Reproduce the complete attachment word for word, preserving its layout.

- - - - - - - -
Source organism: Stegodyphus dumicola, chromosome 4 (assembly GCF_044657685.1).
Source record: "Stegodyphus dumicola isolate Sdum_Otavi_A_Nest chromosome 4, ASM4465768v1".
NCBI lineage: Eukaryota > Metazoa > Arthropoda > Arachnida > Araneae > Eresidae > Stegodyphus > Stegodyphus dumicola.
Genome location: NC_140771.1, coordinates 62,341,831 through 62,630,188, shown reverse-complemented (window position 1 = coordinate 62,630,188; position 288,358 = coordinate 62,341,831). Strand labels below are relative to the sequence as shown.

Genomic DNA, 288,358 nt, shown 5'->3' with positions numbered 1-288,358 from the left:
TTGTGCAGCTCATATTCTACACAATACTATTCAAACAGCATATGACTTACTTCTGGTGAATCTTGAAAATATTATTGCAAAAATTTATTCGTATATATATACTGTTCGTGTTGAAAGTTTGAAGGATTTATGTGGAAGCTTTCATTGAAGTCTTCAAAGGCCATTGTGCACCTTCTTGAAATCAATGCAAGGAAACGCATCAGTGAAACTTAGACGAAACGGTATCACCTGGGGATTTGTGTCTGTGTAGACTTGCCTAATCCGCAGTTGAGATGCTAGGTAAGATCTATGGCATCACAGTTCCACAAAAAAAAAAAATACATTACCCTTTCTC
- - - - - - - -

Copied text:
Source organism: Stegodyphus dumicola, chromosome 4 (assembly GCF_044657685.1).
Source record: "Stegodyphus dumicola isolate Sdum_Otavi_A_Nest chromosome 4, ASM4465768v1".
NCBI lineage: Eukaryota > Metazoa > Arthropoda > Arachnida > Araneae > Eresidae > Stegodyphus > Stegodyphus dumicola.
Genome location: NC_140771.1, coordinates 62,341,831 through 62,630,188, shown reverse-complemented (window position 1 = coordinate 62,630,188; position 288,358 = coordinate 62,341,831). Strand labels below are relative to the sequence as shown.

Genomic DNA, 288,358 nt, shown 5'->3' with positions numbered 1-288,358 from the left:
TTGTGCAGCTCATATTCTACACAATACTATTCAAACAGCATATGACTTACTTCTGGTGAATCTTGAAAATATTATTGCAAAAATTTATTCGTATATATATACTGTTCGTGTTGAAAGTTTGAAGGATTTATGTGGAAGCTTTCATTGAAGTCTTCAAAGGCCATTGTGCACCTTCTTGAAATCAATGCAAGGAAACGCATCAGTGAAACTTAGACGAAACGGTATCACCTGGGGATTTGTGTCTGTGTAGACTTGCCTAATCCGCAGTTGAGATGCTAGGTAAGATCTATGGCATCACAGTTCCACAAAAAAAAAAAATACATTACCCTTTCTC